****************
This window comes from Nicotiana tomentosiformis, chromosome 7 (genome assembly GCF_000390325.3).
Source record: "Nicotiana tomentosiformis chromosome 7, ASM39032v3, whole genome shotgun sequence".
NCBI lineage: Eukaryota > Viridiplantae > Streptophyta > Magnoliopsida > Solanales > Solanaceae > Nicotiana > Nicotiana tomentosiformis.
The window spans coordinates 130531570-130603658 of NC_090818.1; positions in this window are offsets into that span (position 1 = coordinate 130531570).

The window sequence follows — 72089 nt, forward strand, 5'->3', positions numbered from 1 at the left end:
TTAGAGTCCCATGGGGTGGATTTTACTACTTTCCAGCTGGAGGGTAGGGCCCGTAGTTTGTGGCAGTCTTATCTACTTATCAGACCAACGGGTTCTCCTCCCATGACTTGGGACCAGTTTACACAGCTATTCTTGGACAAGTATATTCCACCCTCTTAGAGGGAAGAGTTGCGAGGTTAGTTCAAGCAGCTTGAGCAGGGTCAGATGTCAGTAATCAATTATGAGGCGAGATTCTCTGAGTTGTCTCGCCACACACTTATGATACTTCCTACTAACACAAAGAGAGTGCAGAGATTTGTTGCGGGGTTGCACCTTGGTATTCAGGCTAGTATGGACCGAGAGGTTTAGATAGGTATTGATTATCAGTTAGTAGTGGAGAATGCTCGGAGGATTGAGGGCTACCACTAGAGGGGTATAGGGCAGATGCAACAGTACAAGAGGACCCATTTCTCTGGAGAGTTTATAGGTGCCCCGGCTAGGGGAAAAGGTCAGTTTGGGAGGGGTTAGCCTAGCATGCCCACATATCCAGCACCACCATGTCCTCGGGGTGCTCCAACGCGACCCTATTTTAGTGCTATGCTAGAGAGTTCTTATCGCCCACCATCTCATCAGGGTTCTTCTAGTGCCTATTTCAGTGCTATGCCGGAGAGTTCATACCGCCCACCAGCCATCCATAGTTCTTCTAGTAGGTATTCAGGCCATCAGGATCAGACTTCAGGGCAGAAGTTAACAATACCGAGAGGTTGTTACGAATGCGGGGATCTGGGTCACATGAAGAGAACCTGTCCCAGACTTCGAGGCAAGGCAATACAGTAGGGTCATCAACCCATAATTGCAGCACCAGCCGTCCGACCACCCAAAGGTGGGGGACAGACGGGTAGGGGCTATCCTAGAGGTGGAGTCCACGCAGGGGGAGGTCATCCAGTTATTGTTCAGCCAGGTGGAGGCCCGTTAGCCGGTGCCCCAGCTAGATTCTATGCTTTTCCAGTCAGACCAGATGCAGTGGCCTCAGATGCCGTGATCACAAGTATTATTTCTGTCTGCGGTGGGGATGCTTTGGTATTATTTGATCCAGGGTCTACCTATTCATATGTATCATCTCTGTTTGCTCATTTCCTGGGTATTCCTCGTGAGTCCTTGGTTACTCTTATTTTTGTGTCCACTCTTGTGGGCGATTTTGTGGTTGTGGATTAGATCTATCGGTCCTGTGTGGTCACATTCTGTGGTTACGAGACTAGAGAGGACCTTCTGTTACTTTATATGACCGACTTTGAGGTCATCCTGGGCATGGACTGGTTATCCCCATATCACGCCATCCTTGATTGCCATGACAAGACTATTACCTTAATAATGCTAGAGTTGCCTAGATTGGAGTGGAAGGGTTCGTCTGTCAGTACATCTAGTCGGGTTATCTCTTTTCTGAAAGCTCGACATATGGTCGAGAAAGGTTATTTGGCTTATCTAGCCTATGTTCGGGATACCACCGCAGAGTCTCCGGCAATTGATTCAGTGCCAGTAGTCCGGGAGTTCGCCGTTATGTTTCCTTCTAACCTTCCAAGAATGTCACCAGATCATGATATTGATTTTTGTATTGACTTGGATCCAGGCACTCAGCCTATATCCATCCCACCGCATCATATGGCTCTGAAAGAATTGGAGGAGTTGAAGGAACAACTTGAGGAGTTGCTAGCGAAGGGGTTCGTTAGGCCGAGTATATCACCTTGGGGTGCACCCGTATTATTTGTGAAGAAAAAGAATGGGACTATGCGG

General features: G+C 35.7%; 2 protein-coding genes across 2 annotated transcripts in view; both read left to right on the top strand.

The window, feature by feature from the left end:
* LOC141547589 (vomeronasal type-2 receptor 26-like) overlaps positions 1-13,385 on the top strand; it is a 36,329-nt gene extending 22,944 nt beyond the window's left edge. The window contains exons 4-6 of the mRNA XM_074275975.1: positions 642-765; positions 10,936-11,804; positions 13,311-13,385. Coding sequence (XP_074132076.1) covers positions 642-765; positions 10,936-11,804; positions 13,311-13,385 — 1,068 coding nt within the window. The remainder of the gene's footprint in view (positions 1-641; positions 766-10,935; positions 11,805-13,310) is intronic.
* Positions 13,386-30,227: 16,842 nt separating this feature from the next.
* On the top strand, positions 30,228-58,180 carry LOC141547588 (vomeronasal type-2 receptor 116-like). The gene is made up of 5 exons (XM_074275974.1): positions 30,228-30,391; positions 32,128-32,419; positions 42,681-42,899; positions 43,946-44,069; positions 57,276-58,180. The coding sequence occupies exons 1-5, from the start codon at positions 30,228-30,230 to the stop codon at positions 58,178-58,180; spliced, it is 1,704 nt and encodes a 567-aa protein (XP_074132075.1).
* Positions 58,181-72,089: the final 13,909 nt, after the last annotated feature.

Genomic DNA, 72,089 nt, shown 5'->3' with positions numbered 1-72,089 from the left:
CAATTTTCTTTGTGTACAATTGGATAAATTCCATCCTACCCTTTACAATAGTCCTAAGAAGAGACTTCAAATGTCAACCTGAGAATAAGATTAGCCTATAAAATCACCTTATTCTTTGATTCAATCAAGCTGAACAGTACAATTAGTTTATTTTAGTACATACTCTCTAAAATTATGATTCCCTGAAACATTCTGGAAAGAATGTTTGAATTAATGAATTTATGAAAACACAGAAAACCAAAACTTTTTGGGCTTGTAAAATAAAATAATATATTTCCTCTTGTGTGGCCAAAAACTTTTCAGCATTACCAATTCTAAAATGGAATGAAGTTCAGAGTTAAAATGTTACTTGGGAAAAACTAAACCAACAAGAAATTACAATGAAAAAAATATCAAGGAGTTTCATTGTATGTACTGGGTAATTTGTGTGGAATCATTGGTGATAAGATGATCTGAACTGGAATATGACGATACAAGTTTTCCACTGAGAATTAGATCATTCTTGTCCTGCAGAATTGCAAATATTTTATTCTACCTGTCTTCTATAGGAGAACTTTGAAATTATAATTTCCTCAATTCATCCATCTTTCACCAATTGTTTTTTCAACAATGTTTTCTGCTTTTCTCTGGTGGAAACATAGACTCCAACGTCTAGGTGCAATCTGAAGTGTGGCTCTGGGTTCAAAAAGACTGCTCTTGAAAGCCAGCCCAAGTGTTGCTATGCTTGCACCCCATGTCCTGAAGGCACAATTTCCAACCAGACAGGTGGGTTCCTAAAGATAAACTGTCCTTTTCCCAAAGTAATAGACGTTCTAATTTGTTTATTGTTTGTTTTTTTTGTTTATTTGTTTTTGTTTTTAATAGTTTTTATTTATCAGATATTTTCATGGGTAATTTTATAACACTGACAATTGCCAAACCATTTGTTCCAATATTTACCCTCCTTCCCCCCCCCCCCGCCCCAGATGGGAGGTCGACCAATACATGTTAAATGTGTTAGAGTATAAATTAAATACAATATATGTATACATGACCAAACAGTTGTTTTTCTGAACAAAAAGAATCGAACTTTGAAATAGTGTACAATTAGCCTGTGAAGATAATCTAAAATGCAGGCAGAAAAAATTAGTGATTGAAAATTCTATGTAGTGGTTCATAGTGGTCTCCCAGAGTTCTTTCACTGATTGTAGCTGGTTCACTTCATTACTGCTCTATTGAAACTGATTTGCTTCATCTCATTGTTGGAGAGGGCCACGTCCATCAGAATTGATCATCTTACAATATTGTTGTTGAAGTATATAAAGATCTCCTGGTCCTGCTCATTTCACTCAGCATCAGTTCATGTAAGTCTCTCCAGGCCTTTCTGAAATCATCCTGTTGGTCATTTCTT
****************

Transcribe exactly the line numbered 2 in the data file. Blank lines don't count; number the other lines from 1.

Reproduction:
Source record: "Nicotiana tomentosiformis chromosome 7, ASM39032v3, whole genome shotgun sequence".